City Council passes resolution in support of ROE Act

  • The Greenfield City Council during a July meeting at the John Zon Community Center in Greenfield. During the council’s Sept. 18 meeting, councilors passed a resolution to keep abortion safe. STAFF PHOTO/DAN LITTLE

Staff Writer
Published: 9/24/2019 5:37:50 PM

GREENFIELD — With five votes in favor, two opposed and three abstentions, the City Council passed a resolution to keep abortion safe during its meeting last week.

The resolution was contentious among the council, as well as those who came to speak during the public comment period and several people holding signs in the audience at the John Zon Community Center on Sept. 18.

Councilors Sheila Gilmour, Mark Berson, Timothy Dolan, Otis Wheeler, Douglas Mayo and Norman Hirschfeld voted in favor; ​​​​​​Verne Sund and Wanda Pyfrom voted against the resolution; and Isaac Mass, Brickett Allis and Council Vice President Penny Ricketts abstained.

The resolution voices support for the ROE Act (S 1209/H 3320), filed at the state level to “remove obstacles and expand abortion access.”

The ROE Act was filed by Massachusetts Senate President Emerita Harriette Chandler, Speaker Pro Tempore Patricia Haddad and Rep. Jay Livingstone in January, and has been referred to the Joint Committee on the Judiciary since a June joint hearing.

If enacted, the ROE Act would:

■expand abortion access after 24 weeks of pregnancy in cases of fatal fetal anomalies or when necessary to protect the patient’s health;

■eliminate the requirement that minors get parental consent or go before a judge to access an abortion;

■strengthen coverage for abortion care, regardless of a person’s income or legal status;

■and remove outdated language from and codify reproductive rights into state law.

The City’s Council’s resolution, in addition to stating support for the ROE Act, affirms that the council “hereby states its commitment to the protection of abortion rights, reproductive health care rights and individuals’ rights to make reproductive decisions about their own bodies.”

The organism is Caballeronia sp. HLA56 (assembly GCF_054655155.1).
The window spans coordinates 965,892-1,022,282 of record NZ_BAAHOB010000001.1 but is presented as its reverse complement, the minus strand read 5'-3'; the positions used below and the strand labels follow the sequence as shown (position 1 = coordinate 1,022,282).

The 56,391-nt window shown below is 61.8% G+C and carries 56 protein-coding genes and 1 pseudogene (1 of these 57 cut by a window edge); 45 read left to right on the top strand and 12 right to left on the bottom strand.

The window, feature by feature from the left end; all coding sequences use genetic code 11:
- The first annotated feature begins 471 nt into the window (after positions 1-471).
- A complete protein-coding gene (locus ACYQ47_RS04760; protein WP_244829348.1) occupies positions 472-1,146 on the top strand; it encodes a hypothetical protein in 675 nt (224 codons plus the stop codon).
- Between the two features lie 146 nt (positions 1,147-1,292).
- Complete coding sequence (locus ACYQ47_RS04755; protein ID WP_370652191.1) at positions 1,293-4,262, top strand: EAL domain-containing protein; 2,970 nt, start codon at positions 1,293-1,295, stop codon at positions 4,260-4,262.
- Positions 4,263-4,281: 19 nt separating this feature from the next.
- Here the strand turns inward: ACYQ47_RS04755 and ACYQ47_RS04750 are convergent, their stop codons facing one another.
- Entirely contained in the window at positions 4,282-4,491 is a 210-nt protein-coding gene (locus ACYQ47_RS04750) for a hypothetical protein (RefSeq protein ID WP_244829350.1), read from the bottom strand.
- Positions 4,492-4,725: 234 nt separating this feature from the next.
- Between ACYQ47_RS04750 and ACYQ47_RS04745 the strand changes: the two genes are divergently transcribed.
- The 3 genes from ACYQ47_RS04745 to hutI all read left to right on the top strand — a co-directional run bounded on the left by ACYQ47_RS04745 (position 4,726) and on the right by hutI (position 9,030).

Having passed, copies of the resolution will be sent to Gov. Charlie Baker, as well as to Chandler, Haddad and Livingstone, and to state Sen. Jo Comerford, D-Northampton, and state Rep. Paul Mark, D-Peru.

Opinions of the resolution — both among councilors and members of the public — were mixed. During public comment, the Rev. Timothy Campoli of Greenfield’s Blessed Sacrament Church said he was appalled by the City Council’s resolution.

“I don’t believe in this,” Campoli said. “When I think of Greenfield, I think of the wonderful things that have happened in this town, and many of them because of the (City) Council, their hard work and so forth. I know that many of our churches support things that promote life. We give food out to people every single week, we provide as much as we can, support for those who are homeless, community meals — everything to support life. I really think this is going to send the wrong message about our beautiful town.”

On the other hand, Alyssa Valbona, who works in the health care field, spoke in favor of the ROE Act and the changes it would make to abortion regulations.

“This resolution will show our state legislators that we support them,” Valbona said. “This act ... it does a few key things. First of all, to say abortion is legal in the state of Massachusetts, it’s not going anywhere. But what this act will do is remove outdated language, many provisions not enforced.”

When the City Council returned following an executive session that was unrelated to the resolution, councilors weighted in on the topic.

Mass said he would abstain from voting.

“I do not believe that my personal views — which have changed over the course of six terms — are representative of this community. I don’t know what the community’s views on this particular issues are because I have not thought of it as an issue that was a matter that belonged before the city, so I haven’t engaged people,” Mass said. “I don’t believe I can represent the will of the community.”

Pyfrom said she doesn’t believe the resolution is the council’s business and does not support the resolution.

“First of all, being a woman and a mother, I don’t feel that we need a resolution in Greenfield to support safe and legal abortion. We already support that with a Massachusetts law and a federal law,” Pyfrom said. “As a mother and a woman, this is none of the council’s business and we need to step away from stuff like this. We need to focus more on our town and town business.”

Berson, on the other hand, said he wholeheartedly supports the resolution, which he put forward.

“This is what we do — we speak to basic freedoms and basic rights no matter what level we are at,” Berson said. “I have supported the woman’s right to choose since 1971 and I do so today with no apology. ... This is fundamental to individual rights. I respect the person’s right to wave or burn the flag, and I also believe that a woman’s right to choose must be put forth by public officials throughout the commonwealth.”

Reach Melina Bourdeau at 413-772-0261, ext. 263 or mbourdeau@recorder.com.




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